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Tuesday, January 26, 2016

Food insecurity in Alberta increasing in Alberta

Anna Appel

Anna Appel, Alberta Health Services Viva Vitality columnist

When I was growing up, I always knew I wanted to work in the health care field. I am a student in my final semester at the University of Lethbridge, completing a Bachelor of Health Science degree in Public Health, and I’ve discovered I am very interested in working in health promotion with a focus on food security.

If the term ‘food security’ doesn’t strike a chord in your memory, you may think of it as being able to support your family at all times so that they have enough safe and nutritious food in order to live a healthy and active life.

Many people might assume that this isn’t hard to achieve, but lately we are finding increasing rates of ‘food insecurity’ nation-wide.

According to Statistics Canada, while more than 7 per cent of Albertans in 2010 experienced food insecurity, this had risen to 8.1 per cent of the province’s population in 2012. The most recent food security data for Calgary tells us that 8.09 per cent of the city’s population had food insecurity in 2007-08, which rose to 12.07 per cent in 2011-12. With the available data, this information shows us that the issue of food security continues to be on the rise.

During this winter semester, I am working as a practicum student at the Medicine Hat Community Health office with the Public Health Promotion Program team. Since I’ve started, I’ve been involved with a number food security programs in the community and one in particular is the Good Food Club program.

The Good Food Club program is an initiative of the Community Food Connections Association; a group-buying club that provides fresh fruits and vegetables at wholesale prices from local producers whenever possible. The initiative is a response to rising food prices and the growing food insecurity rates in the community.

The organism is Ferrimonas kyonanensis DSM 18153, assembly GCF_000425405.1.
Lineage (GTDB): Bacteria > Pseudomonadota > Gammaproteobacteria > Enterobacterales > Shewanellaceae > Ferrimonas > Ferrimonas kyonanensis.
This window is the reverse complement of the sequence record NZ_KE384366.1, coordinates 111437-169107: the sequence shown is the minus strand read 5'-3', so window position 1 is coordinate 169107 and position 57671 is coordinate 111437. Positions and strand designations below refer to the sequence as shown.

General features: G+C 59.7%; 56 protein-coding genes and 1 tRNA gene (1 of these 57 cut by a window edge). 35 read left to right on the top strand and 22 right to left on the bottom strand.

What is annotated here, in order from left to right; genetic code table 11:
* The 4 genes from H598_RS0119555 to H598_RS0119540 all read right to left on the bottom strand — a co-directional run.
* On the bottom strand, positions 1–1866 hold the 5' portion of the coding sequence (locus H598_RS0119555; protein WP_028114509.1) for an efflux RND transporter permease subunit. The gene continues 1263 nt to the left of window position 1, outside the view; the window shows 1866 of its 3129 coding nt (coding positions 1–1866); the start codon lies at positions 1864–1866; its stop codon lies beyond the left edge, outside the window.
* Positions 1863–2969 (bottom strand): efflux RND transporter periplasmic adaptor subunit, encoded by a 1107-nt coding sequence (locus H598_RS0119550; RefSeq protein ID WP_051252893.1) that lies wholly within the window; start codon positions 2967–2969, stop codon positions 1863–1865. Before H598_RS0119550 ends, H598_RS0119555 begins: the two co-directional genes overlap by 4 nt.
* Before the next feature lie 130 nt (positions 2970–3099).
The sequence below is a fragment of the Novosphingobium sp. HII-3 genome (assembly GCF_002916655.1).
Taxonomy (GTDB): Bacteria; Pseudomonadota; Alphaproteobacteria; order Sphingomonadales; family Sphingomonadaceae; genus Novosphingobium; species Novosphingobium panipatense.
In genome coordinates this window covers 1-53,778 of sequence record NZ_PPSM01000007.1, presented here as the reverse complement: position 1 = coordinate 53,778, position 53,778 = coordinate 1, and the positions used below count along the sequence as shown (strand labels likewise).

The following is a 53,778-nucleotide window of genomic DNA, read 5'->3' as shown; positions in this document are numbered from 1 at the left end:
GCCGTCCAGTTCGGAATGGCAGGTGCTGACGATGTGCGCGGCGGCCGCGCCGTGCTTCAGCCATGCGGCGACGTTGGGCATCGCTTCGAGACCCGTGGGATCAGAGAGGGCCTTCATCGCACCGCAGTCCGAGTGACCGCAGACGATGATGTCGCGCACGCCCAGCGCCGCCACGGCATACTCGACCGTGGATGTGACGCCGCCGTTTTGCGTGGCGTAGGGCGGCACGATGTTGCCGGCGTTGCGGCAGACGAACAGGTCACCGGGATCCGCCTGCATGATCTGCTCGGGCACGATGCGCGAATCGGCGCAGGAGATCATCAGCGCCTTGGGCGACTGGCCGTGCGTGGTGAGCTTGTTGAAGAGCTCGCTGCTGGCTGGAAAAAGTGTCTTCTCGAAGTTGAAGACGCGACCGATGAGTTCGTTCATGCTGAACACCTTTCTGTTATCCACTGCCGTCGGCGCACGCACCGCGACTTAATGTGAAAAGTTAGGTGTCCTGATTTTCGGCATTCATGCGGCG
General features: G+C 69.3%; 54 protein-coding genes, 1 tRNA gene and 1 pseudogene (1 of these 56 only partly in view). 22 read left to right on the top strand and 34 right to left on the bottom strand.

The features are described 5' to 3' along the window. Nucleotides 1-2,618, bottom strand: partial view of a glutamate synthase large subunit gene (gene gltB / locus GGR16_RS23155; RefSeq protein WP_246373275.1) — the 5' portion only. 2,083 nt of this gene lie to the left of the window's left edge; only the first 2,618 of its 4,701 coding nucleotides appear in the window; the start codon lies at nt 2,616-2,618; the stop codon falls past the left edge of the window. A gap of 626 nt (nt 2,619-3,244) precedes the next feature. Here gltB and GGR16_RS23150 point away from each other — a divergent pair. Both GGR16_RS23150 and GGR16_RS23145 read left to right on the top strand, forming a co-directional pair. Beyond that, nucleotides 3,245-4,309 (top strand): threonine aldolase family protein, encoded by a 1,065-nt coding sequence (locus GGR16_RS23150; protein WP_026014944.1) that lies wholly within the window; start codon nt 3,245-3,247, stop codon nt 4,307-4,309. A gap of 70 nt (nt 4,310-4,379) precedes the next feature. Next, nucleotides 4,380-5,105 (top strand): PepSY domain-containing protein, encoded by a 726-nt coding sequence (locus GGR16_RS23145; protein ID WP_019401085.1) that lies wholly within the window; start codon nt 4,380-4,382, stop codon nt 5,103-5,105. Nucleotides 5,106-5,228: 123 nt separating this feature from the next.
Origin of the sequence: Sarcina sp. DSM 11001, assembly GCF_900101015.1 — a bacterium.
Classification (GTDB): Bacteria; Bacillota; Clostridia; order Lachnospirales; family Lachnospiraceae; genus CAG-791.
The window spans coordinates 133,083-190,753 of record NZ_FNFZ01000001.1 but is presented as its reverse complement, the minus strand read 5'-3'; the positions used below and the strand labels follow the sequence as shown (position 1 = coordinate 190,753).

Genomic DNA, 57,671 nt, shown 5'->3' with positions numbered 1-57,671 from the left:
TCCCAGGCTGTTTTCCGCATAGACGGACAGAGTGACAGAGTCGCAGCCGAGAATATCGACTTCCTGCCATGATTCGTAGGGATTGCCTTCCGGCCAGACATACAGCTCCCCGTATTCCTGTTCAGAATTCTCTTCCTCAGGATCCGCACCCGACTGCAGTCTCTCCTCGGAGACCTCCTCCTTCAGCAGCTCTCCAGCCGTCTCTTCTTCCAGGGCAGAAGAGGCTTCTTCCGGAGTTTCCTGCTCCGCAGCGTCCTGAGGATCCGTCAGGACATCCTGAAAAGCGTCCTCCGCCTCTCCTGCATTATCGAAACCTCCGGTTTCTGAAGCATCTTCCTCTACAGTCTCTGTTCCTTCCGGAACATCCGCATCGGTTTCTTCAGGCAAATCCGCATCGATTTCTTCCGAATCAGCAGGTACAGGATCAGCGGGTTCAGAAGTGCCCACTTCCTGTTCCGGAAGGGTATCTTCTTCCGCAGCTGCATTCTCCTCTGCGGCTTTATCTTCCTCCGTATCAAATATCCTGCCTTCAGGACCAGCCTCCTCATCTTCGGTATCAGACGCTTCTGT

Programs such as this one benefit people’s grocery bills through the wholesale prices they receive with each box of food. There are three sizes of boxes participants can purchase every second Tuesday of the month. Each month, price comparison charts are included in their monthly newsletters that clearly show the customers how much they’re saving when compared to the five major grocery store chains.


Based on the largest size box (large – $20.00) for the month of December, there was an average saving of $16.29. These types of programs are great for not only the grocery bill, but also benefit a family’s health.

For more information or if you’re interested in joining the Good Food Club, please visit their website: www.foodconnections.ca, email: communityfoodconnections@gmail.com, or phone: 403-502-6096.

Anna Appel can be reached via e-mail at anna.appel@ahs.ca

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